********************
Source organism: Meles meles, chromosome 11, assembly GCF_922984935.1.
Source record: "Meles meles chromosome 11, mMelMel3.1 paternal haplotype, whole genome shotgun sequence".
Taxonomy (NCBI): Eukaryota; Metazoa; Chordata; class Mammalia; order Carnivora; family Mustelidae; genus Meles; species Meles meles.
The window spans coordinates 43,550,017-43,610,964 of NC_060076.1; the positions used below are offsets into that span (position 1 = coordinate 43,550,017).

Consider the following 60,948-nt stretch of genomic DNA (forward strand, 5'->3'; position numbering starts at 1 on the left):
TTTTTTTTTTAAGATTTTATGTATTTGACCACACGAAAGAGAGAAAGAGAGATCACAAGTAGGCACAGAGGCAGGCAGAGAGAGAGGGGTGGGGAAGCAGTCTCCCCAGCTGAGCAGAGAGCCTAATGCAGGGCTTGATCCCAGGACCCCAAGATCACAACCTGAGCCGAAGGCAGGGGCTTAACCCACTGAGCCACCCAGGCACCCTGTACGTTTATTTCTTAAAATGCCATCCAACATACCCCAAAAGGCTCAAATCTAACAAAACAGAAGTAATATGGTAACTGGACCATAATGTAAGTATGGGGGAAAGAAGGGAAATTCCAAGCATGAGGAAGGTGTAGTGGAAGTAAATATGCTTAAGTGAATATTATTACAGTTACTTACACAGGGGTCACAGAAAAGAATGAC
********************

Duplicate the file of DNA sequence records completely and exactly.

Source organism: Meles meles, chromosome 11, assembly GCF_922984935.1.
Source record: "Meles meles chromosome 11, mMelMel3.1 paternal haplotype, whole genome shotgun sequence".
Taxonomy (NCBI): Eukaryota; Metazoa; Chordata; class Mammalia; order Carnivora; family Mustelidae; genus Meles; species Meles meles.
The window spans coordinates 43,550,017-43,610,964 of NC_060076.1; the positions used below are offsets into that span (position 1 = coordinate 43,550,017).

Consider the following 60,948-nt stretch of genomic DNA (forward strand, 5'->3'; position numbering starts at 1 on the left):
TTTTTTTTTTAAGATTTTATGTATTTGACCACACGAAAGAGAGAAAGAGAGATCACAAGTAGGCACAGAGGCAGGCAGAGAGAGAGGGGTGGGGAAGCAGTCTCCCCAGCTGAGCAGAGAGCCTAATGCAGGGCTTGATCCCAGGACCCCAAGATCACAACCTGAGCCGAAGGCAGGGGCTTAACCCACTGAGCCACCCAGGCACCCTGTACGTTTATTTCTTAAAATGCCATCCAACATACCCCAAAAGGCTCAAATCTAACAAAACAGAAGTAATATGGTAACTGGACCATAATGTAAGTATGGGGGAAAGAAGGGAAATTCCAAGCATGAGGAAGGTGTAGTGGAAGTAAATATGCTTAAGTGAATATTATTACAGTTACTTACACAGGGGTCACAGAAAAGAATGAC